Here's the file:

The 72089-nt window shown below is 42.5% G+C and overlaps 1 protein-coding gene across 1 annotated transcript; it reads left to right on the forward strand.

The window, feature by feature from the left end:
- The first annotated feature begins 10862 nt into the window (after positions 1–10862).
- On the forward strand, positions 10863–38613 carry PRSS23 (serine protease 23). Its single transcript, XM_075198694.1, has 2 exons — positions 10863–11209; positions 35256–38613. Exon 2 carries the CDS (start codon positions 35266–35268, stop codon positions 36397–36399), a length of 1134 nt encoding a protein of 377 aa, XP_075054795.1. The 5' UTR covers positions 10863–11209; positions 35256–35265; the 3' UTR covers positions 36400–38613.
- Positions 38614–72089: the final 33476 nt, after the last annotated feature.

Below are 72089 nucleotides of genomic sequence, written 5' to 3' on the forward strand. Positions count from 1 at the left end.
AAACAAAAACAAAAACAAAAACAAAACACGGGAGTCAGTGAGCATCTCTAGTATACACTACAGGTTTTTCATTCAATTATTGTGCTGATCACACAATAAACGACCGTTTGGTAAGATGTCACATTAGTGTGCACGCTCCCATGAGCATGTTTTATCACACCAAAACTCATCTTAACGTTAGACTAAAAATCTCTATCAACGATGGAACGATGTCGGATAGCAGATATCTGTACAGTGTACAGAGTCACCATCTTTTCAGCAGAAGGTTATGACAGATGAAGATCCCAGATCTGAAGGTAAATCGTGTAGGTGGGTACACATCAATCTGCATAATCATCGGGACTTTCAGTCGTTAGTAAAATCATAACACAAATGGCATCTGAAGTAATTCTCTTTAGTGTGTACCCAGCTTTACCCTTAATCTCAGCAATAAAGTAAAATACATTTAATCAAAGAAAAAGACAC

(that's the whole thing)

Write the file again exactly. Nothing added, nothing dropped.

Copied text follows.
The 72089-nt window shown below is 42.5% G+C and overlaps 1 protein-coding gene across 1 annotated transcript; it reads left to right on the forward strand.

The window, feature by feature from the left end:
- The first annotated feature begins 10862 nt into the window (after positions 1–10862).
- On the forward strand, positions 10863–38613 carry PRSS23 (serine protease 23). Its single transcript, XM_075198694.1, has 2 exons — positions 10863–11209; positions 35256–38613. Exon 2 carries the CDS (start codon positions 35266–35268, stop codon positions 36397–36399), a length of 1134 nt encoding a protein of 377 aa, XP_075054795.1. The 5' UTR covers positions 10863–11209; positions 35256–35265; the 3' UTR covers positions 36400–38613.
- Positions 38614–72089: the final 33476 nt, after the last annotated feature.

Below are 72089 nucleotides of genomic sequence, written 5' to 3' on the forward strand. Positions count from 1 at the left end.
AAACAAAAACAAAAACAAAAACAAAACACGGGAGTCAGTGAGCATCTCTAGTATACACTACAGGTTTTTCATTCAATTATTGTGCTGATCACACAATAAACGACCGTTTGGTAAGATGTCACATTAGTGTGCACGCTCCCATGAGCATGTTTTATCACACCAAAACTCATCTTAACGTTAGACTAAAAATCTCTATCAACGATGGAACGATGTCGGATAGCAGATATCTGTACAGTGTACAGAGTCACCATCTTTTCAGCAGAAGGTTATGACAGATGAAGATCCCAGATCTGAAGGTAAATCGTGTAGGTGGGTACACATCAATCTGCATAATCATCGGGACTTTCAGTCGTTAGTAAAATCATAACACAAATGGCATCTGAAGTAATTCTCTTTAGTGTGTACCCAGCTTTACCCTTAATCTCAGCAATAAAGTAAAATACATTTAATCAAAGAAAAAGACAC